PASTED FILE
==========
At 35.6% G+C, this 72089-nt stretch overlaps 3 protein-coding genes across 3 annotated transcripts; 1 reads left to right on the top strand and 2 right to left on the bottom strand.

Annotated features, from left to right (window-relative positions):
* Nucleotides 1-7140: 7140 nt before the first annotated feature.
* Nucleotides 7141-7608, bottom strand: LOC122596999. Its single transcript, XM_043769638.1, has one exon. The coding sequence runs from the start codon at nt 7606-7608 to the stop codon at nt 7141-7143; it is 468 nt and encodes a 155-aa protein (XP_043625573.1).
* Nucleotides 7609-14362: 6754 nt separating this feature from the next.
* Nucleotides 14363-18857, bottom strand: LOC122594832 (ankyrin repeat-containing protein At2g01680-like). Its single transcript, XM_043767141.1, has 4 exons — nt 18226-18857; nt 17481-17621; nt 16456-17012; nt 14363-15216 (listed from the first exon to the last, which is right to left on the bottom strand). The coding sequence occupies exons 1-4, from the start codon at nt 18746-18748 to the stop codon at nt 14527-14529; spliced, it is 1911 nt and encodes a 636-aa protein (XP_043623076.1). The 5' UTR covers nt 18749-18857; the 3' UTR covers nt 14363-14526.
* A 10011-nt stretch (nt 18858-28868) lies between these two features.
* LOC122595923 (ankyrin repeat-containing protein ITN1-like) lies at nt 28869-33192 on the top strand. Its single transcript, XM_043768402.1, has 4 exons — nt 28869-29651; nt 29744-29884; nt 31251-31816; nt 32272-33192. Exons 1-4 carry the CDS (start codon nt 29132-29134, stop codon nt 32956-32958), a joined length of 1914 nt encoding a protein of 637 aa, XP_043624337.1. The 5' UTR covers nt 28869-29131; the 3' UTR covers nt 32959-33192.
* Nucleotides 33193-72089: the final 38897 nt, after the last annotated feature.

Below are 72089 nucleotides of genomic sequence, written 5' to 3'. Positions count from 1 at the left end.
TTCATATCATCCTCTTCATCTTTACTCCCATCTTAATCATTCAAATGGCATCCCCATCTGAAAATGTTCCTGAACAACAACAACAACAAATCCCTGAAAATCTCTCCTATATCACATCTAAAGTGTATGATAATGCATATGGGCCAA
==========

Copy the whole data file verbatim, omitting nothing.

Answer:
At 35.6% G+C, this 72089-nt stretch overlaps 3 protein-coding genes across 3 annotated transcripts; 1 reads left to right on the top strand and 2 right to left on the bottom strand.

Annotated features, from left to right (window-relative positions):
* Nucleotides 1-7140: 7140 nt before the first annotated feature.
* Nucleotides 7141-7608, bottom strand: LOC122596999. Its single transcript, XM_043769638.1, has one exon. The coding sequence runs from the start codon at nt 7606-7608 to the stop codon at nt 7141-7143; it is 468 nt and encodes a 155-aa protein (XP_043625573.1).
* Nucleotides 7609-14362: 6754 nt separating this feature from the next.
* Nucleotides 14363-18857, bottom strand: LOC122594832 (ankyrin repeat-containing protein At2g01680-like). Its single transcript, XM_043767141.1, has 4 exons — nt 18226-18857; nt 17481-17621; nt 16456-17012; nt 14363-15216 (listed from the first exon to the last, which is right to left on the bottom strand). The coding sequence occupies exons 1-4, from the start codon at nt 18746-18748 to the stop codon at nt 14527-14529; spliced, it is 1911 nt and encodes a 636-aa protein (XP_043623076.1). The 5' UTR covers nt 18749-18857; the 3' UTR covers nt 14363-14526.
* A 10011-nt stretch (nt 18858-28868) lies between these two features.
* LOC122595923 (ankyrin repeat-containing protein ITN1-like) lies at nt 28869-33192 on the top strand. Its single transcript, XM_043768402.1, has 4 exons — nt 28869-29651; nt 29744-29884; nt 31251-31816; nt 32272-33192. Exons 1-4 carry the CDS (start codon nt 29132-29134, stop codon nt 32956-32958), a joined length of 1914 nt encoding a protein of 637 aa, XP_043624337.1. The 5' UTR covers nt 28869-29131; the 3' UTR covers nt 32959-33192.
* Nucleotides 33193-72089: the final 38897 nt, after the last annotated feature.

Below are 72089 nucleotides of genomic sequence, written 5' to 3'. Positions count from 1 at the left end.
TTCATATCATCCTCTTCATCTTTACTCCCATCTTAATCATTCAAATGGCATCCCCATCTGAAAATGTTCCTGAACAACAACAACAACAAATCCCTGAAAATCTCTCCTATATCACATCTAAAGTGTATGATAATGCATATGGGCCAA